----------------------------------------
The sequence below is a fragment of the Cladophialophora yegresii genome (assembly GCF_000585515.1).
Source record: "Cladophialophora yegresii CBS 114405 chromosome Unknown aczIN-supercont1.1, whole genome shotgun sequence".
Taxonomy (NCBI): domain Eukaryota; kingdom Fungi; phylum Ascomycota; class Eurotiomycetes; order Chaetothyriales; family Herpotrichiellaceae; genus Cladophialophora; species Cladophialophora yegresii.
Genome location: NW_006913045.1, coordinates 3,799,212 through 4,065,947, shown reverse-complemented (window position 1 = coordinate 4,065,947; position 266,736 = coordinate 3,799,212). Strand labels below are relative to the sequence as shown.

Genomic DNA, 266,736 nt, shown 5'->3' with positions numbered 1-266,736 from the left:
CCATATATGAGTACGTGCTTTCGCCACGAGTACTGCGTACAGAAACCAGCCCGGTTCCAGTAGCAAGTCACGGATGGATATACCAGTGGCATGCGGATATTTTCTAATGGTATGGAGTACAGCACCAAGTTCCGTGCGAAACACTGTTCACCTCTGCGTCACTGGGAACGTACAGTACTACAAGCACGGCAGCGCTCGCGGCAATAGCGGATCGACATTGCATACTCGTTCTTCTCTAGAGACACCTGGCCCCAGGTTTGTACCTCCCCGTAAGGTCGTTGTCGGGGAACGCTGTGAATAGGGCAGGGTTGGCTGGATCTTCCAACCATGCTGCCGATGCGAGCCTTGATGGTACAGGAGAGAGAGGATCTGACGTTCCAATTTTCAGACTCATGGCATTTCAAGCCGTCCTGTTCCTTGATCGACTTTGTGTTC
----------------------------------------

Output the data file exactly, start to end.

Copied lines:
The sequence below is a fragment of the Cladophialophora yegresii genome (assembly GCF_000585515.1).
Source record: "Cladophialophora yegresii CBS 114405 chromosome Unknown aczIN-supercont1.1, whole genome shotgun sequence".
Taxonomy (NCBI): domain Eukaryota; kingdom Fungi; phylum Ascomycota; class Eurotiomycetes; order Chaetothyriales; family Herpotrichiellaceae; genus Cladophialophora; species Cladophialophora yegresii.
Genome location: NW_006913045.1, coordinates 3,799,212 through 4,065,947, shown reverse-complemented (window position 1 = coordinate 4,065,947; position 266,736 = coordinate 3,799,212). Strand labels below are relative to the sequence as shown.

Genomic DNA, 266,736 nt, shown 5'->3' with positions numbered 1-266,736 from the left:
CCATATATGAGTACGTGCTTTCGCCACGAGTACTGCGTACAGAAACCAGCCCGGTTCCAGTAGCAAGTCACGGATGGATATACCAGTGGCATGCGGATATTTTCTAATGGTATGGAGTACAGCACCAAGTTCCGTGCGAAACACTGTTCACCTCTGCGTCACTGGGAACGTACAGTACTACAAGCACGGCAGCGCTCGCGGCAATAGCGGATCGACATTGCATACTCGTTCTTCTCTAGAGACACCTGGCCCCAGGTTTGTACCTCCCCGTAAGGTCGTTGTCGGGGAACGCTGTGAATAGGGCAGGGTTGGCTGGATCTTCCAACCATGCTGCCGATGCGAGCCTTGATGGTACAGGAGAGAGAGGATCTGACGTTCCAATTTTCAGACTCATGGCATTTCAAGCCGTCCTGTTCCTTGATCGACTTTGTGTTC